The Akitio Node external GPU cabinet is here to give your Thunderbolt 3-equipped laptop a big boost. This affordable unit—basically, a big steel box with a 400-watt PSU and a fan in front—lets you drop in most modern AMD or Nvidia graphics cards and then connect it to a laptop using PCIe over Thunderbolt 3/USB-C.
For the most part, when it works, it's amazingly smooth. For example, we cracked open the Node, dropped in a Founders Edition GeForce GTX 1080 Ti card, then plugged it into a HP Spectre x360 13t. Once we had the latest drivers installed from Nvidia's website, we were off and running. As these results from 3DMark FireStrike Ultra show, the tiny HP Ultrabook gives what-for to big, giant, fast gaming laptops.
The score you see above, however, is the overall score for 3DMark FireStrike Ultra, which also counts CPU performance. The dual-core Kaby Lake chip in the tiny HP Spectre x360 13T isn't going to compete with the quad-cores. In the 3DMark test that includes just the graphics performance, however, you'll see a better spread from the GTX 1080 in the giant EON17-X laptop.
Yes, there's a good chance the limited x4 PCIe Gen 3 could rob you of some performance over what you might get if the GPU were in a desktop. In fact, the same GPU will typically score in the 7,000 range when in a full x16 PCIe Gen 3 slot. But just remember: The alternative is being stuck with the integrated graphics in the laptop, unable to game at this higher level of performance.
Compatibility: No guarantees
It's pretty much a no-brainer: If the Node works with your Thunderbolt 3-equipped laptop, go for it. But that 'if' is a really big question. Although we think Thunderbolt 3 is wonderful, support for external graphics is still pretty spotty. The problem, we're told by vendors: Boot support for external graphics over Thunderbolt 3 isn't quite standardized yet. That means the list of laptops with official support is pretty minimal. As of this writing, it's Intel's NUC, the HP Spectre x360 13T, and Razer's Blade and Blade Stealth. Many who have purchased it using laptops not listed by Akitio have reported success too, though.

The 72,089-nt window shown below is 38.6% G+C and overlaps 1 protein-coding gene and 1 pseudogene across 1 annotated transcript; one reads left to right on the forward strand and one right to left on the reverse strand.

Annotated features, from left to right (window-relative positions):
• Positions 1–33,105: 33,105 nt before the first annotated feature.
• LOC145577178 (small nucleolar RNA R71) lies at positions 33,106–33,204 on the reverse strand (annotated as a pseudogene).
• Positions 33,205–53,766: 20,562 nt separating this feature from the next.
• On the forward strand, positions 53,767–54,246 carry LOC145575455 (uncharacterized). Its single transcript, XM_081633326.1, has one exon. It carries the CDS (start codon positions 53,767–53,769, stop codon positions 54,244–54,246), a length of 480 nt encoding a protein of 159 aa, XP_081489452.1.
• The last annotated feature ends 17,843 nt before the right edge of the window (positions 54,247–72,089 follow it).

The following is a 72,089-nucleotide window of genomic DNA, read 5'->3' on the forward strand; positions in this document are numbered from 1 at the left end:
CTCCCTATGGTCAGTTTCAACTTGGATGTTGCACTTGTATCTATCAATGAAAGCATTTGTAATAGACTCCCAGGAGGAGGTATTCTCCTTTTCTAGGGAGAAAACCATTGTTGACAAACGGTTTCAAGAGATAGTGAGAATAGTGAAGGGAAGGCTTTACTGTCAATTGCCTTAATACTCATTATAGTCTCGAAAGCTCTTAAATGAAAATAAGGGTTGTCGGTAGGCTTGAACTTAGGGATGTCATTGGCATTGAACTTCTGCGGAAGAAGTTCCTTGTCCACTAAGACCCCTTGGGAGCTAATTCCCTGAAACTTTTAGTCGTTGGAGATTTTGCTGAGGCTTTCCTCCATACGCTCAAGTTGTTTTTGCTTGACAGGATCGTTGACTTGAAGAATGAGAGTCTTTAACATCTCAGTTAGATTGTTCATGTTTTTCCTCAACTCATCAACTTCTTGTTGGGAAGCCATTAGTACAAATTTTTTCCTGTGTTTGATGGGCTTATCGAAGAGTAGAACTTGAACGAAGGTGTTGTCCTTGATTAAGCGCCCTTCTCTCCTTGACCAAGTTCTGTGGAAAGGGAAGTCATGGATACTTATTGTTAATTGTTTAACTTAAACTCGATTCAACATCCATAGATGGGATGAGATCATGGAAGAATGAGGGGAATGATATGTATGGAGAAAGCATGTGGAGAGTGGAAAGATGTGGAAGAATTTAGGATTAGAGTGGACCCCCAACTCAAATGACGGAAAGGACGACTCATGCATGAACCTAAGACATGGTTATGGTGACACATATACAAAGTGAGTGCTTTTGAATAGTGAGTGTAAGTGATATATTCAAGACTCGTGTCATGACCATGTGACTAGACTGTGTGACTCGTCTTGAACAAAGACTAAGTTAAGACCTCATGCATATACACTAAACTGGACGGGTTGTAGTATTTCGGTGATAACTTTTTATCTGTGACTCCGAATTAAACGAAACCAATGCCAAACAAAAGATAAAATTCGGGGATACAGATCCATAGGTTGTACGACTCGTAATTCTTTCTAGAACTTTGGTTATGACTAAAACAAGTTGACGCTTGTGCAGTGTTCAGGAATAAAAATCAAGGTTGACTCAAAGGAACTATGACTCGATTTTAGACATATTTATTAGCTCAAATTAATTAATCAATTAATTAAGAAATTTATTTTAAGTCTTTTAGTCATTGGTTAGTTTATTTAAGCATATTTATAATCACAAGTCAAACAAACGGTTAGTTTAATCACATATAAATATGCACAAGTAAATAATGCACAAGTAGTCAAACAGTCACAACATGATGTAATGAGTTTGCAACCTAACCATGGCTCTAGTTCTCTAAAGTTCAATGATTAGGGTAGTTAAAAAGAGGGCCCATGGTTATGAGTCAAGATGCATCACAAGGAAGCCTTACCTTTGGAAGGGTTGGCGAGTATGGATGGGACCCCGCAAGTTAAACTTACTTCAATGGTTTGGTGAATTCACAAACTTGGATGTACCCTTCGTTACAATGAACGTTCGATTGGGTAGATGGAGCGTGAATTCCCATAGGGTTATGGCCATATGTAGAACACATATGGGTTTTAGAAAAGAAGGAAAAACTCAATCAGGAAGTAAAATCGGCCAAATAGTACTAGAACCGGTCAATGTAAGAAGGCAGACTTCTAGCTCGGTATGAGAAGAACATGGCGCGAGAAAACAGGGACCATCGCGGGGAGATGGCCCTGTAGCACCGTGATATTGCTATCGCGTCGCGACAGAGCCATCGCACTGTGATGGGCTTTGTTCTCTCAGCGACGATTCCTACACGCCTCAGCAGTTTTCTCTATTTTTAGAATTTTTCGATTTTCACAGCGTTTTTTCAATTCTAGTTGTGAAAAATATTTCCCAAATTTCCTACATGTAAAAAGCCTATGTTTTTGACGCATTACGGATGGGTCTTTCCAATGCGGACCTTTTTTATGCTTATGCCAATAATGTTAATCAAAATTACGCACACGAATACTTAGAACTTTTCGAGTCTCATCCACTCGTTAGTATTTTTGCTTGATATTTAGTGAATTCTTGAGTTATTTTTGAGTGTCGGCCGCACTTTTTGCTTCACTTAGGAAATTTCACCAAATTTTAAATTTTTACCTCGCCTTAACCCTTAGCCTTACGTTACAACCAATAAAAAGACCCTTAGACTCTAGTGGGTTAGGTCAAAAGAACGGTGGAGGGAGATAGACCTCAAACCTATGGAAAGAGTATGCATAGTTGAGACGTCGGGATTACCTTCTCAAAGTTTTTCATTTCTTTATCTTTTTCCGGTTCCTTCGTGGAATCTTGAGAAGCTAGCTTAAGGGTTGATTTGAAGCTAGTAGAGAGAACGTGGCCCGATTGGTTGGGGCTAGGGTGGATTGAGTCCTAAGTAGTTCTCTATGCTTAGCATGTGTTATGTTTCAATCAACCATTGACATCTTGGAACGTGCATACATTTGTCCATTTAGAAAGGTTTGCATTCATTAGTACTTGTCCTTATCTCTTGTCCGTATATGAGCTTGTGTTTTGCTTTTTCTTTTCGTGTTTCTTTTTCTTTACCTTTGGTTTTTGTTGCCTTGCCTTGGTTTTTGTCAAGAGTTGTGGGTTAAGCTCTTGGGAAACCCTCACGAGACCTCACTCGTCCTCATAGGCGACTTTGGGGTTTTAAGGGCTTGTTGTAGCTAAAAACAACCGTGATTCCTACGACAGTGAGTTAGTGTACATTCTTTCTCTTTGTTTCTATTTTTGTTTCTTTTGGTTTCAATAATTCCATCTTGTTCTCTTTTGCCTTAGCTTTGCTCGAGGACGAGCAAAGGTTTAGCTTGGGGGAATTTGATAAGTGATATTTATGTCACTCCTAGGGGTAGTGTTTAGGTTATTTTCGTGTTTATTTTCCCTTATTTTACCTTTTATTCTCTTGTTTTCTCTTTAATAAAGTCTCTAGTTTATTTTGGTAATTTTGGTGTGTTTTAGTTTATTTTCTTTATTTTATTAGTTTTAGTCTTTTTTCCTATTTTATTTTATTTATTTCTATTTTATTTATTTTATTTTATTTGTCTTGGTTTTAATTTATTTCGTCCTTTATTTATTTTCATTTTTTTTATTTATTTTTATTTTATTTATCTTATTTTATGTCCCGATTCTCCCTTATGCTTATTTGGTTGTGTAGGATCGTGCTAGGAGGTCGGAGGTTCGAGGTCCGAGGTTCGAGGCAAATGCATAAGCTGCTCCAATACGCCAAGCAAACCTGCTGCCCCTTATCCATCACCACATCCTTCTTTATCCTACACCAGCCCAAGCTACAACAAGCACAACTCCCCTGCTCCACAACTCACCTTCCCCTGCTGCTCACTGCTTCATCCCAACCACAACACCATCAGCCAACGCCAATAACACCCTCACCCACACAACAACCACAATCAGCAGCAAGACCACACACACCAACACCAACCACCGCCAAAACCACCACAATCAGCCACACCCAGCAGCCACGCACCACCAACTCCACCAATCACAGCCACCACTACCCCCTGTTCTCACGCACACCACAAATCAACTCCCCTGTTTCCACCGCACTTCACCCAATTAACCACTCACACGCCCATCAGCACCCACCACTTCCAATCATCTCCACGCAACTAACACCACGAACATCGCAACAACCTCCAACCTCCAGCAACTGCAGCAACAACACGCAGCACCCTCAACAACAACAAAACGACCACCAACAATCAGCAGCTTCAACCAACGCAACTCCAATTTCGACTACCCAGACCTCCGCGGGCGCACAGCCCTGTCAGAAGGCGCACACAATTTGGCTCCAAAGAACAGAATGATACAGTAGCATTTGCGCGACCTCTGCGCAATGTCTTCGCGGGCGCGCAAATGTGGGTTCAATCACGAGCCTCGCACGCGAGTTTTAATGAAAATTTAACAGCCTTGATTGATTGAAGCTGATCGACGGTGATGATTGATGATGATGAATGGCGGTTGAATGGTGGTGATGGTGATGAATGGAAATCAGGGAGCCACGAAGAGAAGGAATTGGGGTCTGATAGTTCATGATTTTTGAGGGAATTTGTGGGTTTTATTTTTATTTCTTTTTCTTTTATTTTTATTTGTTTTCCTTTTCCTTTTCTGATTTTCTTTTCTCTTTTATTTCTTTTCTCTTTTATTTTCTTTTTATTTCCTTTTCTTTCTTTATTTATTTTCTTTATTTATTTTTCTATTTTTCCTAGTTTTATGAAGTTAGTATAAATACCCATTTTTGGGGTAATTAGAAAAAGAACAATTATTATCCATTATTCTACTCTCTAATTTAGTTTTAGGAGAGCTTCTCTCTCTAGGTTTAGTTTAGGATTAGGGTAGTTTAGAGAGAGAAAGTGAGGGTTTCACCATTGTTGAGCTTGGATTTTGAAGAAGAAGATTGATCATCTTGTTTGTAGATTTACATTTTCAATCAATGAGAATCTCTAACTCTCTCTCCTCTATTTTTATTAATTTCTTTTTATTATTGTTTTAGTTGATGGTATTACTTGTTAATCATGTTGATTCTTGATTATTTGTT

So how do you know if your laptop supports external graphics over Thunderbolt 3? One way to do that is to check the Thunderbolt 3 utility that should appear in the system tray. Click Settings and then Details to get this pop-up. If your laptop says it supports external GPUs, then it might work.
Might is the operative word. We bombed out on laptops that said they supported external GPUs. We bombed out with the Skylake and Kaby Lake versions of the Dell XPS 13. We also had issues trying to get it to work with laptops with internal discrete graphics. Akito has since added a firmware update that lets it bypass laptops that don't support it, but we haven't tested it yet.
Support on the Apple side of the aisle has also been bad. We tried it on a MacBook Pro 13 (2016) a few months ago. The limitation is the OS: Sierra doesn't work with external graphics without much hardware and software hacking, but High Sierra does apparently implement it if you use a Radeon RX 480 GPU. Even though Nvidia has drivers for its GeForce cards on OSX, it apparently doesn't work, Akitio says.